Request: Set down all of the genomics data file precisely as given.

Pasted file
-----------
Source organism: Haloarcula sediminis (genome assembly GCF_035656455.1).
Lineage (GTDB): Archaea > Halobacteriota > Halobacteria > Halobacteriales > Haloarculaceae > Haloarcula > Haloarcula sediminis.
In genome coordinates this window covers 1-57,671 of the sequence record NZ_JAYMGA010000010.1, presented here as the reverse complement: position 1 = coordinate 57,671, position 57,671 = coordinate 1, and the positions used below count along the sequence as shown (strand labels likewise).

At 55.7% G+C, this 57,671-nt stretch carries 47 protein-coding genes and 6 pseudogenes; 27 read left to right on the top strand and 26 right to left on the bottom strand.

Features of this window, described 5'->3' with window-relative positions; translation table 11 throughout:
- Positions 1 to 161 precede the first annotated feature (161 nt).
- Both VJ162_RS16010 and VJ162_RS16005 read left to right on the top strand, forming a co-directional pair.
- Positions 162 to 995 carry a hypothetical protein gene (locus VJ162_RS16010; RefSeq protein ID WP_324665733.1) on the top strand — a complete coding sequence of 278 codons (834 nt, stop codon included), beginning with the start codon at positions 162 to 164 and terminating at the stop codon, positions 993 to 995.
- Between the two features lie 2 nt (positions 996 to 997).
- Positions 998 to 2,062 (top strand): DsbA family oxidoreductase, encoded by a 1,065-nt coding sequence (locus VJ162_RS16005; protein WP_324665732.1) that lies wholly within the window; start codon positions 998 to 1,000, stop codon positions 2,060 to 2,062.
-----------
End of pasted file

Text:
Source organism: Haloarcula sediminis (genome assembly GCF_035656455.1).
Lineage (GTDB): Archaea > Halobacteriota > Halobacteria > Halobacteriales > Haloarculaceae > Haloarcula > Haloarcula sediminis.
In genome coordinates this window covers 1-57,671 of the sequence record NZ_JAYMGA010000010.1, presented here as the reverse complement: position 1 = coordinate 57,671, position 57,671 = coordinate 1, and the positions used below count along the sequence as shown (strand labels likewise).

At 55.7% G+C, this 57,671-nt stretch carries 47 protein-coding genes and 6 pseudogenes; 27 read left to right on the top strand and 26 right to left on the bottom strand.

Features of this window, described 5'->3' with window-relative positions; translation table 11 throughout:
- Positions 1 to 161 precede the first annotated feature (161 nt).
- Both VJ162_RS16010 and VJ162_RS16005 read left to right on the top strand, forming a co-directional pair.
- Positions 162 to 995 carry a hypothetical protein gene (locus VJ162_RS16010; RefSeq protein ID WP_324665733.1) on the top strand — a complete coding sequence of 278 codons (834 nt, stop codon included), beginning with the start codon at positions 162 to 164 and terminating at the stop codon, positions 993 to 995.
- Between the two features lie 2 nt (positions 996 to 997).
- Positions 998 to 2,062 (top strand): DsbA family oxidoreductase, encoded by a 1,065-nt coding sequence (locus VJ162_RS16005; protein WP_324665732.1) that lies wholly within the window; start codon positions 998 to 1,000, stop codon positions 2,060 to 2,062.